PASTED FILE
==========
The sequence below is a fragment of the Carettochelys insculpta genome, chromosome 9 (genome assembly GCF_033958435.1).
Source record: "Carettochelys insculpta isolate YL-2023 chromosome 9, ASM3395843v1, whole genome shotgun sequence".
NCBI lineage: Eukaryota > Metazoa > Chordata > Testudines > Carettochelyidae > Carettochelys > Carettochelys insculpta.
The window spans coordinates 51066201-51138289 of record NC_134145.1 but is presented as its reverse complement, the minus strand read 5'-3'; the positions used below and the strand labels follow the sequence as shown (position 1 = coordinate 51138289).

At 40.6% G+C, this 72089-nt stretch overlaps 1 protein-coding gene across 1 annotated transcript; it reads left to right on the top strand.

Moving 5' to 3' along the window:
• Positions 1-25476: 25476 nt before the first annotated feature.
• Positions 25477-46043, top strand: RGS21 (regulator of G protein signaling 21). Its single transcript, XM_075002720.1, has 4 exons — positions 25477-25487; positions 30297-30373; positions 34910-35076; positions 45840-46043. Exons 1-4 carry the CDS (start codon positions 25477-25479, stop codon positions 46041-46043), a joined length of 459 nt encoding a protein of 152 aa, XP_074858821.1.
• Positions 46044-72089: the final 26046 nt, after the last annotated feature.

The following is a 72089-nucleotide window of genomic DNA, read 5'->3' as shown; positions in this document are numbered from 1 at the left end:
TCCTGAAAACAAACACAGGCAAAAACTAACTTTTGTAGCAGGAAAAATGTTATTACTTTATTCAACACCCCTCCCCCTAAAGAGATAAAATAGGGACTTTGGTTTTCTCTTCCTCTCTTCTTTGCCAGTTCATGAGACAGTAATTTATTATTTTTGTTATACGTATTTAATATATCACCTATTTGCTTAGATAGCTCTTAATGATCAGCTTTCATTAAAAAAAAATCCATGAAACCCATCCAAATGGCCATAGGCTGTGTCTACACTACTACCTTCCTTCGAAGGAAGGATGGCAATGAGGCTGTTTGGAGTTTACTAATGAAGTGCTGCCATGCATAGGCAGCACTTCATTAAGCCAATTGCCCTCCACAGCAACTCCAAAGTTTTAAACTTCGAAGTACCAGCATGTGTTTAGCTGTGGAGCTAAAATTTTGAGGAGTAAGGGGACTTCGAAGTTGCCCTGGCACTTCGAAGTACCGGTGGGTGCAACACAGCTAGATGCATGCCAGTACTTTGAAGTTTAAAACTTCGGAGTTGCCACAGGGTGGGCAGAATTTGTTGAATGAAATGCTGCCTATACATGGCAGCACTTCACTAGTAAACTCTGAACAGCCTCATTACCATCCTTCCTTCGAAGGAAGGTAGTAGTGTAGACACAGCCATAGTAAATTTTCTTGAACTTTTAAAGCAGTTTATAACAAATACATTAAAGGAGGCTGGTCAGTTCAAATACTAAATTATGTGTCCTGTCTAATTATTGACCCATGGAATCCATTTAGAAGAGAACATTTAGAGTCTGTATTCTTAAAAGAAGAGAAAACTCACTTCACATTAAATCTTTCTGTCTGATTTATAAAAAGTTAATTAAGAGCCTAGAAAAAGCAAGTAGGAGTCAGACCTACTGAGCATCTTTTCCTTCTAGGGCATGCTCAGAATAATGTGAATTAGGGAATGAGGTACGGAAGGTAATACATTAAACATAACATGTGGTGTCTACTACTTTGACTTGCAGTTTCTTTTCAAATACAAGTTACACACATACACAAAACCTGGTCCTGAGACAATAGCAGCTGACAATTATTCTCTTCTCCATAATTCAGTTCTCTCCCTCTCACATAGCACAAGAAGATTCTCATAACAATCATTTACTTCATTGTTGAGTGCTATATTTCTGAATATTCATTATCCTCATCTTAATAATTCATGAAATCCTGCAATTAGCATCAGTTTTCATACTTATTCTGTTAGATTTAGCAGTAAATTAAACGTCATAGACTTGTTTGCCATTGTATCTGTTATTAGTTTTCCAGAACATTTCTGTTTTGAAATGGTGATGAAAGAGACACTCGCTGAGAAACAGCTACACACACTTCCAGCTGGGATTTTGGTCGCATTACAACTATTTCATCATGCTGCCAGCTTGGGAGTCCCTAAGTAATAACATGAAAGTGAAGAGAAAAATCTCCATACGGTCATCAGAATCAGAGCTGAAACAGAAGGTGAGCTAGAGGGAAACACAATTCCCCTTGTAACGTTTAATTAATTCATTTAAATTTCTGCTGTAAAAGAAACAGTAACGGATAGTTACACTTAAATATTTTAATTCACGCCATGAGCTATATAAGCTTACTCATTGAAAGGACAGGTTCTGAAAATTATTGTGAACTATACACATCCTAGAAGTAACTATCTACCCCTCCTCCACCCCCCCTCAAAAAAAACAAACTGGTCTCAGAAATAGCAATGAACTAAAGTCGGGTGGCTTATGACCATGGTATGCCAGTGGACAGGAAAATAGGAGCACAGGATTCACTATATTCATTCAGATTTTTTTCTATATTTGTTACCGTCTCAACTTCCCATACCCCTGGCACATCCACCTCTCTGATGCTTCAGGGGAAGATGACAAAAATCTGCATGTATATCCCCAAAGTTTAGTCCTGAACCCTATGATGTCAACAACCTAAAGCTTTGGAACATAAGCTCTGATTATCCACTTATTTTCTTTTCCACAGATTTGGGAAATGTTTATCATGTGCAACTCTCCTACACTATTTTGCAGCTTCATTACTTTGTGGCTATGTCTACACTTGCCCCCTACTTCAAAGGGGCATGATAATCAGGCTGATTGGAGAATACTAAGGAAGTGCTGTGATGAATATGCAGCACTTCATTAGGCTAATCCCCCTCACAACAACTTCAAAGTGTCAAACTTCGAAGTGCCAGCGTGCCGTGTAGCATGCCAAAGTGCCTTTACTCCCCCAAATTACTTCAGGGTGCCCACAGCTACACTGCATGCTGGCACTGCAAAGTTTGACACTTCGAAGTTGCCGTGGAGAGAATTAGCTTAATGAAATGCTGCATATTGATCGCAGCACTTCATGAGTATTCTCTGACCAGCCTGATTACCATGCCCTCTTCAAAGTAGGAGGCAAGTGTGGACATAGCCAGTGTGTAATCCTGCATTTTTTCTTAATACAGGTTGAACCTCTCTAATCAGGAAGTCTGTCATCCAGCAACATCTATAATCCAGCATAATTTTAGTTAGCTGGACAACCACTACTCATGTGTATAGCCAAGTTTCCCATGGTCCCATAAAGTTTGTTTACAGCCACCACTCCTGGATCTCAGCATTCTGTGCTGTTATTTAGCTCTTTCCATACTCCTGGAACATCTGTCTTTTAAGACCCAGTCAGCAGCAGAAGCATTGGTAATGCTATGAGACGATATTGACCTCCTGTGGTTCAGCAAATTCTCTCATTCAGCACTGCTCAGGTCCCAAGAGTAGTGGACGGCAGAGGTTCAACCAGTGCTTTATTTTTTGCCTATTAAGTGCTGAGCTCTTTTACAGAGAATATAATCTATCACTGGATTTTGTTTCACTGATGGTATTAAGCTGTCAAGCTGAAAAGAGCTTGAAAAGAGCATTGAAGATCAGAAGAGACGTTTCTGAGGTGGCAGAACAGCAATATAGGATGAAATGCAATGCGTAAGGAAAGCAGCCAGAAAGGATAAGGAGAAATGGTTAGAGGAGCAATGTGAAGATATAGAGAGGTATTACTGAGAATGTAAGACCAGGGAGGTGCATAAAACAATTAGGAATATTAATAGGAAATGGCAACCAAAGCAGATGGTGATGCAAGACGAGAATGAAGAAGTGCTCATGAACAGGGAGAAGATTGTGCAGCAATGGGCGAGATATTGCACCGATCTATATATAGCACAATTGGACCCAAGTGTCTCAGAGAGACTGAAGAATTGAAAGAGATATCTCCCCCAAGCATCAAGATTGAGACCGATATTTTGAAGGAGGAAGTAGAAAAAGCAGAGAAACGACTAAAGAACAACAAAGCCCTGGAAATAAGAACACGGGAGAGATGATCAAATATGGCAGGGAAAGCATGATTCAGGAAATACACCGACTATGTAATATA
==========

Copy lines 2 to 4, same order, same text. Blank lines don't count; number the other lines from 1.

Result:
Source record: "Carettochelys insculpta isolate YL-2023 chromosome 9, ASM3395843v1, whole genome shotgun sequence".
NCBI lineage: Eukaryota > Metazoa > Chordata > Testudines > Carettochelyidae > Carettochelys > Carettochelys insculpta.
The window spans coordinates 51066201-51138289 of record NC_134145.1 but is presented as its reverse complement, the minus strand read 5'-3'; the positions used below and the strand labels follow the sequence as shown (position 1 = coordinate 51138289).